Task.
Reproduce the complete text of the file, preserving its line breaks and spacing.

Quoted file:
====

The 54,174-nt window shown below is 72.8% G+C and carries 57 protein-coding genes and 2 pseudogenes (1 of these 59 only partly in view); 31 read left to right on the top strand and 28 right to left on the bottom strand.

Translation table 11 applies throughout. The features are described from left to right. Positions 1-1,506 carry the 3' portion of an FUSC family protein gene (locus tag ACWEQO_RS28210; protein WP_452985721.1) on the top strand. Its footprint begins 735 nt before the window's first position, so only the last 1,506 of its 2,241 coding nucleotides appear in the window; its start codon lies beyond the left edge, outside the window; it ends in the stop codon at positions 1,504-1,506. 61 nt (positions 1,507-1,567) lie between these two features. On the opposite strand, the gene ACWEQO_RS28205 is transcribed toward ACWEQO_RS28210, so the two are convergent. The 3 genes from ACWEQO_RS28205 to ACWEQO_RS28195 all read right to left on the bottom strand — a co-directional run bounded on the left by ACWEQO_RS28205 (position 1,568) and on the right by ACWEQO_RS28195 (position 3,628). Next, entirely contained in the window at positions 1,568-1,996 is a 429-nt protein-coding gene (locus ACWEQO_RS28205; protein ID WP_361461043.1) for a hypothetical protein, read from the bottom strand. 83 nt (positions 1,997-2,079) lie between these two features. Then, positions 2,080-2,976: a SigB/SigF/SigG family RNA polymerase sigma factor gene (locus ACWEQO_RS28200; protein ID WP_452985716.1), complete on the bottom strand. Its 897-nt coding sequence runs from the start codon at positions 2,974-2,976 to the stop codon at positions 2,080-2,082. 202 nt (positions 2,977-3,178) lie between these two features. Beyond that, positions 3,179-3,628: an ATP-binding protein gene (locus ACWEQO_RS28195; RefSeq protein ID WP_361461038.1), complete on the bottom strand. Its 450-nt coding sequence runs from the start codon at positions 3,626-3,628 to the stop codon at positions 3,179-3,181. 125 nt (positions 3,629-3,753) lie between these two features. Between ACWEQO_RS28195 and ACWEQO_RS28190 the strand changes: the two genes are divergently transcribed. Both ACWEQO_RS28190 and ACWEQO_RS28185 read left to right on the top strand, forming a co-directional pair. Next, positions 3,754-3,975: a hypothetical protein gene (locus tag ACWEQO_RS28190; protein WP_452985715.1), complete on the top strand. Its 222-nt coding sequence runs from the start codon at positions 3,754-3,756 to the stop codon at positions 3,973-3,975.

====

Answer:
The 54,174-nt window shown below is 72.8% G+C and carries 57 protein-coding genes and 2 pseudogenes (1 of these 59 only partly in view); 31 read left to right on the top strand and 28 right to left on the bottom strand.

Translation table 11 applies throughout. The features are described from left to right. Positions 1-1,506 carry the 3' portion of an FUSC family protein gene (locus tag ACWEQO_RS28210; protein WP_452985721.1) on the top strand. Its footprint begins 735 nt before the window's first position, so only the last 1,506 of its 2,241 coding nucleotides appear in the window; its start codon lies beyond the left edge, outside the window; it ends in the stop codon at positions 1,504-1,506. 61 nt (positions 1,507-1,567) lie between these two features. On the opposite strand, the gene ACWEQO_RS28205 is transcribed toward ACWEQO_RS28210, so the two are convergent. The 3 genes from ACWEQO_RS28205 to ACWEQO_RS28195 all read right to left on the bottom strand — a co-directional run bounded on the left by ACWEQO_RS28205 (position 1,568) and on the right by ACWEQO_RS28195 (position 3,628). Next, entirely contained in the window at positions 1,568-1,996 is a 429-nt protein-coding gene (locus ACWEQO_RS28205; protein ID WP_361461043.1) for a hypothetical protein, read from the bottom strand. 83 nt (positions 1,997-2,079) lie between these two features. Then, positions 2,080-2,976: a SigB/SigF/SigG family RNA polymerase sigma factor gene (locus ACWEQO_RS28200; protein ID WP_452985716.1), complete on the bottom strand. Its 897-nt coding sequence runs from the start codon at positions 2,974-2,976 to the stop codon at positions 2,080-2,082. 202 nt (positions 2,977-3,178) lie between these two features. Beyond that, positions 3,179-3,628: an ATP-binding protein gene (locus ACWEQO_RS28195; RefSeq protein ID WP_361461038.1), complete on the bottom strand. Its 450-nt coding sequence runs from the start codon at positions 3,626-3,628 to the stop codon at positions 3,179-3,181. 125 nt (positions 3,629-3,753) lie between these two features. Between ACWEQO_RS28195 and ACWEQO_RS28190 the strand changes: the two genes are divergently transcribed. Both ACWEQO_RS28190 and ACWEQO_RS28185 read left to right on the top strand, forming a co-directional pair. Next, positions 3,754-3,975: a hypothetical protein gene (locus tag ACWEQO_RS28190; protein WP_452985715.1), complete on the top strand. Its 222-nt coding sequence runs from the start codon at positions 3,754-3,756 to the stop codon at positions 3,973-3,975.